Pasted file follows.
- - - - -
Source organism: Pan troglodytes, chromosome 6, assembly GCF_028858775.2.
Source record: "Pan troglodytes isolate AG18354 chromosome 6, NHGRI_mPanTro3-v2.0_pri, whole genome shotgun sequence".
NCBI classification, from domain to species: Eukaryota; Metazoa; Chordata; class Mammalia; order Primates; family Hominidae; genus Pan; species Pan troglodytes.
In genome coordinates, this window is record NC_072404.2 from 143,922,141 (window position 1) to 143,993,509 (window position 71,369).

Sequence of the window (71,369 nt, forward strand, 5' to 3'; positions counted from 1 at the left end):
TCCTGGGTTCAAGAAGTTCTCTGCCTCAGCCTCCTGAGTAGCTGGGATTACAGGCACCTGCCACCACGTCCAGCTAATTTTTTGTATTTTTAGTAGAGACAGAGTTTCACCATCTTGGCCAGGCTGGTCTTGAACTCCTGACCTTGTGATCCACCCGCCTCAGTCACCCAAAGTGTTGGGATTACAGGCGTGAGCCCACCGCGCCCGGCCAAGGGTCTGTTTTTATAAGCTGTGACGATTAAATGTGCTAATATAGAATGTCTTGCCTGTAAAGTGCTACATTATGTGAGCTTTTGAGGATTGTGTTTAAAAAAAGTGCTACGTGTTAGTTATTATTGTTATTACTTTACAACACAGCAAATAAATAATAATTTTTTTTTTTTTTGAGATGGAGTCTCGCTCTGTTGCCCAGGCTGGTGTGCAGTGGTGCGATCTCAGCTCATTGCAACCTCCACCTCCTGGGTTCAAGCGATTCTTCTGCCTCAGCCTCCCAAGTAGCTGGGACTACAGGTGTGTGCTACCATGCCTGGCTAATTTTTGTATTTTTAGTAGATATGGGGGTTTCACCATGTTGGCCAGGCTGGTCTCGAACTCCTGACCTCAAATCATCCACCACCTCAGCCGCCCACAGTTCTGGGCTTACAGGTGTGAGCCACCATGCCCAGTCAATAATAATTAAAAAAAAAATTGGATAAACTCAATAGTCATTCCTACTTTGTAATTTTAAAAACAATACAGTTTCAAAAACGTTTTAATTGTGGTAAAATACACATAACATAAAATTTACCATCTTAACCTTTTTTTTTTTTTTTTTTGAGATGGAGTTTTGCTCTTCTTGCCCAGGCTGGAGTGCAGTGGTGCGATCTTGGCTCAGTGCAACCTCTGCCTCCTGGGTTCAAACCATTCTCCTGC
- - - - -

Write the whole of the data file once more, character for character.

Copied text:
Source organism: Pan troglodytes, chromosome 6, assembly GCF_028858775.2.
Source record: "Pan troglodytes isolate AG18354 chromosome 6, NHGRI_mPanTro3-v2.0_pri, whole genome shotgun sequence".
NCBI classification, from domain to species: Eukaryota; Metazoa; Chordata; class Mammalia; order Primates; family Hominidae; genus Pan; species Pan troglodytes.
In genome coordinates, this window is record NC_072404.2 from 143,922,141 (window position 1) to 143,993,509 (window position 71,369).

Sequence of the window (71,369 nt, forward strand, 5' to 3'; positions counted from 1 at the left end):
TCCTGGGTTCAAGAAGTTCTCTGCCTCAGCCTCCTGAGTAGCTGGGATTACAGGCACCTGCCACCACGTCCAGCTAATTTTTTGTATTTTTAGTAGAGACAGAGTTTCACCATCTTGGCCAGGCTGGTCTTGAACTCCTGACCTTGTGATCCACCCGCCTCAGTCACCCAAAGTGTTGGGATTACAGGCGTGAGCCCACCGCGCCCGGCCAAGGGTCTGTTTTTATAAGCTGTGACGATTAAATGTGCTAATATAGAATGTCTTGCCTGTAAAGTGCTACATTATGTGAGCTTTTGAGGATTGTGTTTAAAAAAAGTGCTACGTGTTAGTTATTATTGTTATTACTTTACAACACAGCAAATAAATAATAATTTTTTTTTTTTTTGAGATGGAGTCTCGCTCTGTTGCCCAGGCTGGTGTGCAGTGGTGCGATCTCAGCTCATTGCAACCTCCACCTCCTGGGTTCAAGCGATTCTTCTGCCTCAGCCTCCCAAGTAGCTGGGACTACAGGTGTGTGCTACCATGCCTGGCTAATTTTTGTATTTTTAGTAGATATGGGGGTTTCACCATGTTGGCCAGGCTGGTCTCGAACTCCTGACCTCAAATCATCCACCACCTCAGCCGCCCACAGTTCTGGGCTTACAGGTGTGAGCCACCATGCCCAGTCAATAATAATTAAAAAAAAAATTGGATAAACTCAATAGTCATTCCTACTTTGTAATTTTAAAAACAATACAGTTTCAAAAACGTTTTAATTGTGGTAAAATACACATAACATAAAATTTACCATCTTAACCTTTTTTTTTTTTTTTTTTGAGATGGAGTTTTGCTCTTCTTGCCCAGGCTGGAGTGCAGTGGTGCGATCTTGGCTCAGTGCAACCTCTGCCTCCTGGGTTCAAACCATTCTCCTGC